Saying goodbye isn't easy for Aikman

Monday, April 9th 2001, 12:00 am
By: News On 6

(IRVING, Texas) - For more than half of his 34 years, Troy Aikman was "the star quarterback of the" fill-in-the-blank.

From the Henryetta Fighting Hens, his high school in Oklahoma, to college stops with the Oklahoma Sooners and UCLA Bruins, to a standout pro career with the Dallas Cowboys, Aikman has always taken center stage.

That's what made letting go so tough.

Aikman needed nearly 1 1/2 hours to say goodbye at his retirement news conference Monday at Texas Stadium.

The emotion he showed wasn't surprising considering the circumstances, but it was a bit out of character for someone whose usual facial expression through 12 seasons was a scowl.

"You got to bear with me to get through this thing," Aikman said after one of the pauses to regain his composure. "It's certainly a lot more emotional than I ever thought it would be."

Aikman did his best to remain stoic.

He brought an inch-thick stack of index cards to help guide him through his speech and probably never even noticed that outside the picture window behind him hung the three Super Bowl banners he earned.

But then Cowboys owner Jerry Jones started bragging on him, saying that Aikman "restored or embellished our belief that we want that our athletes can be heroes."

And then Jones showed a four-minute video tribute to Aikman that was put together by NFL Films.

"I certainly didn't expect that," Aikman said as he began his remarks.

Aikman called it a career 33 days after being waived by the Dallas Cowboys.

While he believes he can still be a starting quarterback in the NFL, the right job wasn't out there.

So rather than risk suffering an 11th concussion or taking another hit on his aching back, he ended his playing career and is preparing to start another as a broadcaster.

"I know it's the right thing for me because of my health, concussions, the back problems I've had," Aikman said. "It took its toll."

Aikman is close to completing a deal with Fox to replace Matt Millen as the partner for play-by-play announcer Dick Stockton, an industry source told The Associated Press on condition of anonymity. An announcement could come as early as Tuesday, the source said.

Aikman's life is rapidly changing. He recently moved to California, and in late August his wife is due to have their first child. The couple is also raising an 11-year-old daughter from her previous marriage.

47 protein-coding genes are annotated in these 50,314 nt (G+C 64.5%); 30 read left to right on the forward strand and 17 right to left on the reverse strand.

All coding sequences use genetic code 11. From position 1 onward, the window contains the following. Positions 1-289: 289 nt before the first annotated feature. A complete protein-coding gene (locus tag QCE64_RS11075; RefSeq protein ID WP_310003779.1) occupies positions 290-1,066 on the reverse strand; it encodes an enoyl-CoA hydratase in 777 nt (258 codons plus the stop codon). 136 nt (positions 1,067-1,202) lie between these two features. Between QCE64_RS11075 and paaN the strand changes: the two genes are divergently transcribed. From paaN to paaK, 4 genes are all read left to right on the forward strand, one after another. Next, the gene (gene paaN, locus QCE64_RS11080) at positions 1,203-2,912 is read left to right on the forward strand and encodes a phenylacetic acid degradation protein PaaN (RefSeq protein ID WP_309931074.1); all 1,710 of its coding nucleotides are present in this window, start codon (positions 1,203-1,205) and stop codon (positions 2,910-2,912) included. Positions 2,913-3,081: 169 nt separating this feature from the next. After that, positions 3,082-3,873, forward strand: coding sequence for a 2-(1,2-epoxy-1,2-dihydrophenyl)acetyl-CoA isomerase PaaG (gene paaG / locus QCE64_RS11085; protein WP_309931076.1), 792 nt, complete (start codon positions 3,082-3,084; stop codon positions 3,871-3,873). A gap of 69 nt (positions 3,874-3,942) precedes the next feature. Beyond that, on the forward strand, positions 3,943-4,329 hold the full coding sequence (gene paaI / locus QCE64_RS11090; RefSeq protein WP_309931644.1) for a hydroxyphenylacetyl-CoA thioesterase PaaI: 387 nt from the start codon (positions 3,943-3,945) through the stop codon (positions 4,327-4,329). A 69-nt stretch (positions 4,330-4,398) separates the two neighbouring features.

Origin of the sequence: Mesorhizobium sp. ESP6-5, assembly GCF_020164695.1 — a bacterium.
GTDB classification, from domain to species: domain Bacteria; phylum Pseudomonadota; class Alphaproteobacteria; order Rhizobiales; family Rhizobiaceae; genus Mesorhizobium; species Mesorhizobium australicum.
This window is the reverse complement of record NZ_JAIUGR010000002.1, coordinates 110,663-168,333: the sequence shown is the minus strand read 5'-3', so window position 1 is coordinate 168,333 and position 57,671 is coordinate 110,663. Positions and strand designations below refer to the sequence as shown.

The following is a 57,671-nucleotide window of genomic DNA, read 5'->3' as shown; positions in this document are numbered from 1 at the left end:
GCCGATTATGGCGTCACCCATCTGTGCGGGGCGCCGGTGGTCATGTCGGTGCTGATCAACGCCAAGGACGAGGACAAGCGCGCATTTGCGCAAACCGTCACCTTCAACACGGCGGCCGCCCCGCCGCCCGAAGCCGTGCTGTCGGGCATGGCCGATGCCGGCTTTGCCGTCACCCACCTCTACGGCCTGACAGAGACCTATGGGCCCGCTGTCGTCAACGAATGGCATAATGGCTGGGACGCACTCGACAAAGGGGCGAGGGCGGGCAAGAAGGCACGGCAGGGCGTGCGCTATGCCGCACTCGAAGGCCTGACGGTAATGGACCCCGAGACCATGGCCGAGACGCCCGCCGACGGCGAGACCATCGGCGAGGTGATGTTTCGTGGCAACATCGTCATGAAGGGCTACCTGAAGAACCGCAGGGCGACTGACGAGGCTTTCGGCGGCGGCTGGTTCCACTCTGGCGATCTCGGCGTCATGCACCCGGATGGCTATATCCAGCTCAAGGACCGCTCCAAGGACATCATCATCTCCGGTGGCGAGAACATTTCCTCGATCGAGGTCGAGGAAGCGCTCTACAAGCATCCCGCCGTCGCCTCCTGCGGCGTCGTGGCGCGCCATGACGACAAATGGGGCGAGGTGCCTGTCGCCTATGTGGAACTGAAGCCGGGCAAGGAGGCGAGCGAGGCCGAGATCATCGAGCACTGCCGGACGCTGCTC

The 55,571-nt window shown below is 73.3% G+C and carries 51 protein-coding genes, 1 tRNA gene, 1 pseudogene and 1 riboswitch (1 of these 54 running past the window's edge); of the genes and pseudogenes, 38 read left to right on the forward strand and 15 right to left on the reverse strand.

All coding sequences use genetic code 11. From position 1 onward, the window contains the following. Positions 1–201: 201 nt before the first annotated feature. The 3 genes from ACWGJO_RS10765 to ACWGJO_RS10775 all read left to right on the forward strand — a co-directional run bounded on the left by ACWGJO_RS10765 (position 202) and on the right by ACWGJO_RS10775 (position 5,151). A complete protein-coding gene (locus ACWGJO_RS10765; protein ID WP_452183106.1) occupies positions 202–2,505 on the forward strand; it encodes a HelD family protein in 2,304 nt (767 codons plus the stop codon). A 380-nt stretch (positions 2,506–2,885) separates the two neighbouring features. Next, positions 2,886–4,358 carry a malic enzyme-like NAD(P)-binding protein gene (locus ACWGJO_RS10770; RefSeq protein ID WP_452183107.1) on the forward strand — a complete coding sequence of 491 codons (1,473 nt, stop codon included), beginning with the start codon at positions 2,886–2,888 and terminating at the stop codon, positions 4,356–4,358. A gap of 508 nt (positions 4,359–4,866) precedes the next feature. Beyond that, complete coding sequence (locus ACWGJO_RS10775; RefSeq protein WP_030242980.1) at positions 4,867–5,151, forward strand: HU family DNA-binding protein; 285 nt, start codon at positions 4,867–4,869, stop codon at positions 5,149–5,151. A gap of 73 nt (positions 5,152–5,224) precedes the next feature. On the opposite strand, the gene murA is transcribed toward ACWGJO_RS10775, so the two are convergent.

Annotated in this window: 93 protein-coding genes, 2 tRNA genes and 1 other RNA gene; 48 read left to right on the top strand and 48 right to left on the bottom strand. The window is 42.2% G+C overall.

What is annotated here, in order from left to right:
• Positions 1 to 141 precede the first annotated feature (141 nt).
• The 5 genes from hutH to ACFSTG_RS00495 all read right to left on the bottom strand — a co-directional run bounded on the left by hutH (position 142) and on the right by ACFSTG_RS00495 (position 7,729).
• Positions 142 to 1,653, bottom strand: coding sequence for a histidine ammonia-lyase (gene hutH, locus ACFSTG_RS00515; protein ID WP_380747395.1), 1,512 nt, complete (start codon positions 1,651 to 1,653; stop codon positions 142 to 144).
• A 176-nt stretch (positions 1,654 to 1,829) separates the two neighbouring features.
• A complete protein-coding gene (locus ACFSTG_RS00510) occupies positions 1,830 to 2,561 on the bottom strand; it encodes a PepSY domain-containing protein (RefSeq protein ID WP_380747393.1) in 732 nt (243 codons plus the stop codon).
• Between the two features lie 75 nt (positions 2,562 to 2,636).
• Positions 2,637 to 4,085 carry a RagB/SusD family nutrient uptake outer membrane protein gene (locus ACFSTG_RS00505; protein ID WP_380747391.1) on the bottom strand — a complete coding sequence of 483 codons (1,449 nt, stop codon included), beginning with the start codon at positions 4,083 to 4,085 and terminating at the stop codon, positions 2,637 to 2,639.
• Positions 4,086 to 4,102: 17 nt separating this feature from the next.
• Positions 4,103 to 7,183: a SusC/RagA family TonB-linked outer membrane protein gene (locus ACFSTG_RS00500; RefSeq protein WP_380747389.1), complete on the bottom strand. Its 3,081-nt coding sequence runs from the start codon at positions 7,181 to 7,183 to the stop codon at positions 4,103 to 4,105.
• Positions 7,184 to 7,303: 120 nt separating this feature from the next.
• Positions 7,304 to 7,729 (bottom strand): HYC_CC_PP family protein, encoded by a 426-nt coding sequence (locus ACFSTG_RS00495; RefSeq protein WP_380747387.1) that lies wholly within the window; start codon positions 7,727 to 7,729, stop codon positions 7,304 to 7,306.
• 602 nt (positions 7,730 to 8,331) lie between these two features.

"I wanted to play. I just can't do that anymore," Aikman said. "I think when all things are considered, it was the right thing for me and my family."

Several hundred people attended the going-away ceremony, most of them friends and family. There were former teammates, former coaches, even members of the previous generations of Cowboys.

Aikman recalled losing the first 11 games of his career and thanked former teammates and coaches for propping up his confidence during that time.

He said that type of character was the hallmark of Dallas' Super Bowl champion teams from 1992, '93 and '95.

"There was no animosity, no selfishness, nobody wanting any more credit than the next guy," he said. "We just wanted to win."

"There have been a lot of teams in this league that have been more talented than those teams were, but they didn't come close to accomplishing what we did because the chemistry of that ballclub and unselfish manner in which we played. You can't beat that combination."

He thanked scores of people. He named 18 offensive linemen, about a dozen coaches - even Barry Switzer - and practically every member of the Cowboys' organization, including Jones and his family.

He had trouble talking about specific teammates, especially "The Triplets" - himself, receiver Michael Irvin and running back Emmitt Smith.

"I loved it when they called us that," Aikman said, teary-eyed. "I told Emmitt when I saw him earlier, There's nothing I would've loved more than to be on the field when you break Walter Payton's record."

Sitting in the second row, Smith draped an arm around Irvin, and both bit their lips as they held back their emotions.

"All three of us stepped up," said Smith, who is 1,561 yards behind Payton's career rushing mark. "We all pushed one another."

"He probably was the laid-back one, but he was the stubborn one, too. His stubbornness was really his way of showing that losing was not an option."

Aikman never lost his desire to win, but age and injuries sapped his ability.

He missed five games last year with injuries and was knocked out of three more in the first quarter. He suffered four concussions in his last 20 starts.

The Cowboys waived him March 7, one day before owing him a $7 million bonus and seven-year contract extension.